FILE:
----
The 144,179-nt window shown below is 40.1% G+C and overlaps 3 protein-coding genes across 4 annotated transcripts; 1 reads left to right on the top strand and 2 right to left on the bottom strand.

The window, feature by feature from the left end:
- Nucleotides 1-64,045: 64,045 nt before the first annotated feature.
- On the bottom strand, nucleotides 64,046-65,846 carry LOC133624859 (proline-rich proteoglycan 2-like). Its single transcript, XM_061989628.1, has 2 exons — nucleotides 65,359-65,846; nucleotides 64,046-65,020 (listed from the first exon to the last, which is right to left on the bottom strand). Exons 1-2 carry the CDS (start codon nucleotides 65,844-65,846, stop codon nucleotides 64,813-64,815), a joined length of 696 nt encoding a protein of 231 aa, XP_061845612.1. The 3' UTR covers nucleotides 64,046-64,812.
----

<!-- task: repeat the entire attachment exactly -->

The 144,179-nt window shown below is 40.1% G+C and overlaps 3 protein-coding genes across 4 annotated transcripts; 1 reads left to right on the top strand and 2 right to left on the bottom strand.

The window, feature by feature from the left end:
- Nucleotides 1-64,045: 64,045 nt before the first annotated feature.
- On the bottom strand, nucleotides 64,046-65,846 carry LOC133624859 (proline-rich proteoglycan 2-like). Its single transcript, XM_061989628.1, has 2 exons — nucleotides 65,359-65,846; nucleotides 64,046-65,020 (listed from the first exon to the last, which is right to left on the bottom strand). Exons 1-2 carry the CDS (start codon nucleotides 65,844-65,846, stop codon nucleotides 64,813-64,815), a joined length of 696 nt encoding a protein of 231 aa, XP_061845612.1. The 3' UTR covers nucleotides 64,046-64,812.